Ouch. Bummer, right? So my story was under consideration for about three months before they decided to pass on it. I’m not angry or anything—this is all part of the writing gig—and I have no doubt my story was up against some stiff competition. So, what’s the takeaway from a rejection letter like this? It’s pretty simply really. I got close. The story got close. To my mind, it means the story is pretty good the way it is, and that I should send it out to another publisher right away, which is exactly what I did. If this publisher liked it enough to strongly consider it for publication, the next one might like it even more and publish it right off the bat. We’ll just have to see.

Have you had any experiences with the short list rejection? Tell me about it in the comments.

Rejection Letter Rundown: The Referral Rejection

In the hierarchy of “good” rejections, the referral rejection has got to be near the top. What is it? It’s a personal note from an editor often telling you why they didn’t accept your story and then referring you to another market that might. Pretty cool, right? Here’s one I recently received.

Thank you for submitting your story “XXX” to XXX, but we’re going to take a pass on this one.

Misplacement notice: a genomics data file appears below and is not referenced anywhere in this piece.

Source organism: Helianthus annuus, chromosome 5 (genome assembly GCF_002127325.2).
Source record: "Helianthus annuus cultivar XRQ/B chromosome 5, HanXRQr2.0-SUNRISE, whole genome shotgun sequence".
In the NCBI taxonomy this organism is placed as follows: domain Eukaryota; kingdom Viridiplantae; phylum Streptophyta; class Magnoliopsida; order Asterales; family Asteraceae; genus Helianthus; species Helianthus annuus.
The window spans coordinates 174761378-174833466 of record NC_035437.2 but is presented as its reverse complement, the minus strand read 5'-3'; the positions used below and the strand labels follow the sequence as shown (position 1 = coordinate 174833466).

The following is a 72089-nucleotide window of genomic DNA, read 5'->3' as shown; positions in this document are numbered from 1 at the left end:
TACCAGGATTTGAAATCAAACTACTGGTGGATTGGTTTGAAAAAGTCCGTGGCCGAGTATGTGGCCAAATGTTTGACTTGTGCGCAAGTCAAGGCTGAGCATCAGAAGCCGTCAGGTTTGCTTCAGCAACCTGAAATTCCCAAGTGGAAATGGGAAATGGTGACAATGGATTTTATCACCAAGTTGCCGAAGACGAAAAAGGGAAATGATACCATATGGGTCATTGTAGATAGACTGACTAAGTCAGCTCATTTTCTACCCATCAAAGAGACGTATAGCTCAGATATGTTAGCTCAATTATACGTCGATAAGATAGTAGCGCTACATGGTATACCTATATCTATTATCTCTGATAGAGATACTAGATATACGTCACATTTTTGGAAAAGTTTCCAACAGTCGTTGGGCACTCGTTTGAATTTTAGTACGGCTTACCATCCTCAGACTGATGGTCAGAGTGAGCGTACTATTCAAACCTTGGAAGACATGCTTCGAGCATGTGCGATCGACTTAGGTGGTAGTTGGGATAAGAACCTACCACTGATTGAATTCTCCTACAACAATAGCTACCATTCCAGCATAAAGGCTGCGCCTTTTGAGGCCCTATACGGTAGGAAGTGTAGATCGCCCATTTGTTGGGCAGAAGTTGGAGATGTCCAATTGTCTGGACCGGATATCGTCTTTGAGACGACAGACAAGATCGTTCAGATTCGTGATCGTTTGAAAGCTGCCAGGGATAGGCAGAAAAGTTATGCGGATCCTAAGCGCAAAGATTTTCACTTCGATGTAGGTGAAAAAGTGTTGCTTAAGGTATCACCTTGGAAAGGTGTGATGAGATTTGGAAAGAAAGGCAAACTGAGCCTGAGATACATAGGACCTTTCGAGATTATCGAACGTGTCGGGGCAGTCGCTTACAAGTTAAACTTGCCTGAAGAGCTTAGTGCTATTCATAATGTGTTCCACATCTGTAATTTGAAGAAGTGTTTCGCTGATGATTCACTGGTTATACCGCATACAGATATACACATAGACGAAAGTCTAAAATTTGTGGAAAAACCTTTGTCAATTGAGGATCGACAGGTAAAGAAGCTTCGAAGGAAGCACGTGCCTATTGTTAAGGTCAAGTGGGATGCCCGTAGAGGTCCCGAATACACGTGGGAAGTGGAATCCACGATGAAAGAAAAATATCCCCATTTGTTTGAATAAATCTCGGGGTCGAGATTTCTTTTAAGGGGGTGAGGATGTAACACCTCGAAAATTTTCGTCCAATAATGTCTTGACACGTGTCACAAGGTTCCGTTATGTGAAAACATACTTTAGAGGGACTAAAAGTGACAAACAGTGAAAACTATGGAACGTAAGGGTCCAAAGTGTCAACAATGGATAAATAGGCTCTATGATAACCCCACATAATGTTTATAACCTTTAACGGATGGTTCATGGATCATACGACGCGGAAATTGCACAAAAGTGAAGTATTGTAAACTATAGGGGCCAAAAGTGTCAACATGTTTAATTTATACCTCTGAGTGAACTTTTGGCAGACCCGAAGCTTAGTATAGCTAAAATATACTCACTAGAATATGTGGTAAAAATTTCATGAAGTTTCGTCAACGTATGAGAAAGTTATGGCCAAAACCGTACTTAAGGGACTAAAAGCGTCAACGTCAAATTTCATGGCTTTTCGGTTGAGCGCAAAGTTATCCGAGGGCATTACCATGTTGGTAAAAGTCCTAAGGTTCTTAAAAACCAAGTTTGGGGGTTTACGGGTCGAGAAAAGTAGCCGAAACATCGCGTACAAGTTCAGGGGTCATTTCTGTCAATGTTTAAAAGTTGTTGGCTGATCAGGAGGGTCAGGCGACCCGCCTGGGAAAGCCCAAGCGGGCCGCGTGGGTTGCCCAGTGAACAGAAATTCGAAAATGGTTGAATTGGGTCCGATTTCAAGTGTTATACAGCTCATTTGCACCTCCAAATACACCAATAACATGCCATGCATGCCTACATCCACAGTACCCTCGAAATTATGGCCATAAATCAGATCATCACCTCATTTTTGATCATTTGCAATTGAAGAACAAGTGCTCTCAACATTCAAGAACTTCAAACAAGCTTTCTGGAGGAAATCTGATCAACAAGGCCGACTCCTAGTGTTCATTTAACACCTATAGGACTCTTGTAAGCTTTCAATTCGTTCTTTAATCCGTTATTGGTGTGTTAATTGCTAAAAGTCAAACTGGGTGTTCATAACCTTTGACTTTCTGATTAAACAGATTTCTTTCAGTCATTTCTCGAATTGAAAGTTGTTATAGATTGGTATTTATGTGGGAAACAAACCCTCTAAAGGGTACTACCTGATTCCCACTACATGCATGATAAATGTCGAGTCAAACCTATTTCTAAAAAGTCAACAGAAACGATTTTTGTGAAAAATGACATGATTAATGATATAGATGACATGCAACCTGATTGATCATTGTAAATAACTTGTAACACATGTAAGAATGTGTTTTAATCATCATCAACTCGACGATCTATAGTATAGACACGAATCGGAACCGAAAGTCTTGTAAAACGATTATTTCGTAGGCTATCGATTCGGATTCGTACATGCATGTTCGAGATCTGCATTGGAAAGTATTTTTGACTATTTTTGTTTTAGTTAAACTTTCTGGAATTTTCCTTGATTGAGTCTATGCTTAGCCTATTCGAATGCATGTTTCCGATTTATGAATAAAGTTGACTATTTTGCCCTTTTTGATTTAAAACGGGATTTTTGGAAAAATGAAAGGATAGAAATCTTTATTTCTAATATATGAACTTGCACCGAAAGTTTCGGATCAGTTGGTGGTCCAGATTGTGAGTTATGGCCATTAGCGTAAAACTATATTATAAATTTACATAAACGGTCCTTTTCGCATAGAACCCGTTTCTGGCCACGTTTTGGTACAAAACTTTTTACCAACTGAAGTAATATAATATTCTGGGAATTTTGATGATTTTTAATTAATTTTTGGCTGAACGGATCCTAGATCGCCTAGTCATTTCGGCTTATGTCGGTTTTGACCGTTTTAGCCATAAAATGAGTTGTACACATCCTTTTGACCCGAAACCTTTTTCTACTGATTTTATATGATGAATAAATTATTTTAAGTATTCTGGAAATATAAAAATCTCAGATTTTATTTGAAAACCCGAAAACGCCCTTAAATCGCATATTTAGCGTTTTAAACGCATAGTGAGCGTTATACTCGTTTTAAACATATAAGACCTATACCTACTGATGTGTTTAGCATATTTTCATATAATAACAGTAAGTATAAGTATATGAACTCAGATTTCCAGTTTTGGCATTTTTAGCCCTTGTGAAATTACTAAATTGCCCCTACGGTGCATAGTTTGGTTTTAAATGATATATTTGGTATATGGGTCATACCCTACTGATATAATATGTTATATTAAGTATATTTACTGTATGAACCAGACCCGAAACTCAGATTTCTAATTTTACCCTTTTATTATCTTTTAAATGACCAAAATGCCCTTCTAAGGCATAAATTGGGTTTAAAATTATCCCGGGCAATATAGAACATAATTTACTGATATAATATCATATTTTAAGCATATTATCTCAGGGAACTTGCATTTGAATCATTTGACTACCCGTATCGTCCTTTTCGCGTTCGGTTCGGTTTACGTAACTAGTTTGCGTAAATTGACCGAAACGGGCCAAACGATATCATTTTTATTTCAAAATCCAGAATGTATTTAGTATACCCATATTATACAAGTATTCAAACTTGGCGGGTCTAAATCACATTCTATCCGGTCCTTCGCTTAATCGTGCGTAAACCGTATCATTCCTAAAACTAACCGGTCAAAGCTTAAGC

Not quite enough horror in this, I’m afraid, but I’m betting the folks at XXX will really like it: [link to referred site]. You might try this story with them. 

By the way, I’m super stoked about “XXX.” Keep sending stuff our way!

A quick note before I break this down. This market recently accepted a story of mine (you can probably tell that much from the letter).

Okay, here are some good things about this rejection. One, they tell my straight up why they didn’t take it. “Not enough horror” are three words that tell me A LOT. My story had horror elements, but is likely closer to dark urban fantasy than straight horror. It really gives me a good idea what to send them in the future, especially now that I can compare the story they accepted with this rejection. Two, it’s fair to say they liked the story, and the referral is to a fantasy market affiliated with them. Three, the last sentence is a legit invite to send them more stuff; that always great.